Calibration curves for hPL, βhCG, CRH, TFPI2, KISS1, PLAC1, and β-globin mRNA quantification were prepared by serial dilutions of high performance liquid chromatography purified single stranded synthetic DNA oligonucleotides13 (Proligo, Singapore) specific for the respective amplicons, with concentrations ranging from 1×106 copies to 10 copies. The sequences of the synthetic DNA oligonucleotides for hPL, βhCG,10 and CRH11 calibration were described previously. The sequences of the synthetic DNA oligonucleotides for TFPI2, KISS1, PLAC1, and β-globin calibrators were 5′- CGCCAACAATTTCTACACCTGGGAGGCTTGCGACGATGCTTGCTGGAGGATAGAAAAAGTTCCCAAAGTTTGCCGGCTG -3′, 5′- CTGCCCAGGCCAGGACTGAGGCAAGCCTCAAGGCACTTCTAGGACCTGGCTCTTCTCACCAAGATGAACTCACTGGTTTCTTGGCAG -3′, 5′- ACAAATTATCCCCAGCTGCCAGAAGAAGAAATCCTCACTGGACGGCTTCCTGTTTCCTGTGGTTCATTATCTGATTGGCTGCAGG -3′ and 5- TGAGCTGCACTGTGACAAGCTGCACGTGGATCCTGAGAACTTCAGGCTCCTGGGCAACGTGCTGGTCTGTGTGCTGG -3′ respectively. Except for GAPDH mRNA, absolute concentrations of all transcripts were expressed as copies/ng of total placental RNA and copies/ml of plasma for placental tissues and maternal plasma, respectively. The calibration curve for GAPDH quantification was prepared by serial dilutions of human total RNA.8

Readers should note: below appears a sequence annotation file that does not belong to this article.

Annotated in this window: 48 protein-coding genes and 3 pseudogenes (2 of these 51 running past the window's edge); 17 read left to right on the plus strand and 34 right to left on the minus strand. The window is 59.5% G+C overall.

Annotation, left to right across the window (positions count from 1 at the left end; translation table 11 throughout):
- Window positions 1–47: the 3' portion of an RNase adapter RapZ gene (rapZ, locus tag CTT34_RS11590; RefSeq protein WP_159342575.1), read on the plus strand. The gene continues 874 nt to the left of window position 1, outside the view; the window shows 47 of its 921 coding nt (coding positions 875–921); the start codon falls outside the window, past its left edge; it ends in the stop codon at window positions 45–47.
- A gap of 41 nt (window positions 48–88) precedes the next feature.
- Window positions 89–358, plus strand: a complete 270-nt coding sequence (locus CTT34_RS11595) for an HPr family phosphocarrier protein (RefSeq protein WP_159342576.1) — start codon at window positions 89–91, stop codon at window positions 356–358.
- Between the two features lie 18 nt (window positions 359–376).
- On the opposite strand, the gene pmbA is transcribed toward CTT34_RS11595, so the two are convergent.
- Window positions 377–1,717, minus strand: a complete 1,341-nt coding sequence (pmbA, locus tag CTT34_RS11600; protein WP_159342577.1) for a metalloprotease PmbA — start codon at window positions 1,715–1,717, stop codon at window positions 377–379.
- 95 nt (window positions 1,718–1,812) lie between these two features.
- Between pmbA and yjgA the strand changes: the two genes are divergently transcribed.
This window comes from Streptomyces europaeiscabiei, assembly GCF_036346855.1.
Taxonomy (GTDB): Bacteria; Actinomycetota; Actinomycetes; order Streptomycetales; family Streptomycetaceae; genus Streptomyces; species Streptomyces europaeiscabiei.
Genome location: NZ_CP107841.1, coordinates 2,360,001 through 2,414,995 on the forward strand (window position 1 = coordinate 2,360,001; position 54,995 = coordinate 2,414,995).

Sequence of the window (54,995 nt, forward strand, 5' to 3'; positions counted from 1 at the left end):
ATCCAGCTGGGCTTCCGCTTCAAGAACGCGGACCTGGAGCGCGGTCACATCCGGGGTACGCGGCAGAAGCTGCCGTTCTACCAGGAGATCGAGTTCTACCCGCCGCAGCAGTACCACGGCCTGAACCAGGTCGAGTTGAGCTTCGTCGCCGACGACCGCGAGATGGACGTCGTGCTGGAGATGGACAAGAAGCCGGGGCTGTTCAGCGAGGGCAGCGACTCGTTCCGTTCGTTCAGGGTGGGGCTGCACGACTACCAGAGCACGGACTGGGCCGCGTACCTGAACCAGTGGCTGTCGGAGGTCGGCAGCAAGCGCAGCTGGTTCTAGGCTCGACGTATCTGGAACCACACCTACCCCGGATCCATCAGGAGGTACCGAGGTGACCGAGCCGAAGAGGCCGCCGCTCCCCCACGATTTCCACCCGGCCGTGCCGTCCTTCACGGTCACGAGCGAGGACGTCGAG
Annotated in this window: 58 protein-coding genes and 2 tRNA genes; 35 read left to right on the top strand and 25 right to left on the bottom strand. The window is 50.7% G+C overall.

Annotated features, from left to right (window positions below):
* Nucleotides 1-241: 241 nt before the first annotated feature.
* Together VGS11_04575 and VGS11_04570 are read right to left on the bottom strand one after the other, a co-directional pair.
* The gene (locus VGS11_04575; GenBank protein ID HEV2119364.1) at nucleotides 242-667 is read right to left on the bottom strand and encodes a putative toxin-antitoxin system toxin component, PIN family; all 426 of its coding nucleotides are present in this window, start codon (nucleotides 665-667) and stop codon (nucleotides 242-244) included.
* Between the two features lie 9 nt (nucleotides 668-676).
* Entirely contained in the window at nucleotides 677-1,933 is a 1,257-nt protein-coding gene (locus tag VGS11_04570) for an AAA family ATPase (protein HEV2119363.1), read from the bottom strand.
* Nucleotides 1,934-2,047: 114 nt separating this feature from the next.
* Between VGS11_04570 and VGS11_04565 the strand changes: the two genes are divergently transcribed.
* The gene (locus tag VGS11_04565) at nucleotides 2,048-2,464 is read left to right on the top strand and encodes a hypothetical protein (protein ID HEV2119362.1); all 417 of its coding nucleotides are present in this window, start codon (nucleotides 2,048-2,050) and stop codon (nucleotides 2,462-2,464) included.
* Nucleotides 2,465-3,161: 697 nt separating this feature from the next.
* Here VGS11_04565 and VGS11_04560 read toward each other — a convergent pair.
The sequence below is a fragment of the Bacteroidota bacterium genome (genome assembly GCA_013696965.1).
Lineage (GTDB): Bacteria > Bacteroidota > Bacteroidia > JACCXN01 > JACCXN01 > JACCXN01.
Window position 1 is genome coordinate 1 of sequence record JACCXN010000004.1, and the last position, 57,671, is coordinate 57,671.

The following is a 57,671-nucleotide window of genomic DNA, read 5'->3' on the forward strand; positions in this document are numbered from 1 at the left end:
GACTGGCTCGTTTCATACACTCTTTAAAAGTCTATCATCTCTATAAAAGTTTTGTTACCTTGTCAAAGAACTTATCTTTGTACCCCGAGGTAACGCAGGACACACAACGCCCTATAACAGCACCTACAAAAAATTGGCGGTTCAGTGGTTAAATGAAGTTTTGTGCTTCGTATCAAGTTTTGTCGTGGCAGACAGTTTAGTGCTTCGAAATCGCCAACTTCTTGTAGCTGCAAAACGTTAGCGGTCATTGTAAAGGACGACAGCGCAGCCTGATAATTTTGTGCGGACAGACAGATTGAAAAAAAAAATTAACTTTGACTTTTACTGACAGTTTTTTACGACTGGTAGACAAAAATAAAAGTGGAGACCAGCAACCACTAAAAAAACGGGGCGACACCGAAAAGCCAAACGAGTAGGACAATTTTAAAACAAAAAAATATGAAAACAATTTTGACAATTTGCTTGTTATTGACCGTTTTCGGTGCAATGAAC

The QRT-PCR reactions were set up according to the manufacturer’s instructions (EZ rTth RNA PCR reagent set, Applied Biosystems, Foster City, CA) in a reaction volume of 50 μl. The QRT-PCR assays were carried out in a combined thermal cycler and fluorescence detector (ABI Prism 7700, Applied Biosystems, Foster City, CA). The reaction conditions for the GAPDH,8hPL, βhCG,10 and CRH11 QRT-PCR assays were described previously. For the other three transcripts, the PCR primers (Geneset Oligos, Singapore) were used at concentrations of 200 nM for TFPI2 and β-globin, 300 nM for KISS1, and 400 nM for PLAC1. The fluorescent probes (Applied Biosystems) were used at concentrations of 80 nM for TFPI2, 150 nM for KISS1, 200 nM for PLAC1, and 300 nM for β-globin. Before performing QRT-PCR, contaminating DNA in the extracted placental tissue RNA was removed by DNase I digestion (Invitrogen, Carlsbad, CA) according to the manufacturer’s recommendations. 0.4 ng of extracted placental RNA and 6 μl of extracted plasma RNA were used for amplification. Multiple negative water blanks were included in every analysis.
The thermal profiles used for TFPI2, KISS1, PLAC1, and β-globin mRNA analysis were as follows: the reaction was initiated at 50°C for 2 min for the included uracil N-glycosylase to act, followed by reverse transcription at 60°C for 30 min. After a 5 min denaturation at 95°C, 40 cycles of PCR were carried out using denaturation at 92°C for 15 s and 1 min annealing and extension at 56°C for PLAC1, 57°C for TFPI2 and KISS1, and 58°C for β-globin.
Statistical analyses were performed using the Sigma Stat 2.03 software (SPSS).
Identification of placental specific genes by high density oligonucleotide array analysis of placental tissues and paired maternal blood samples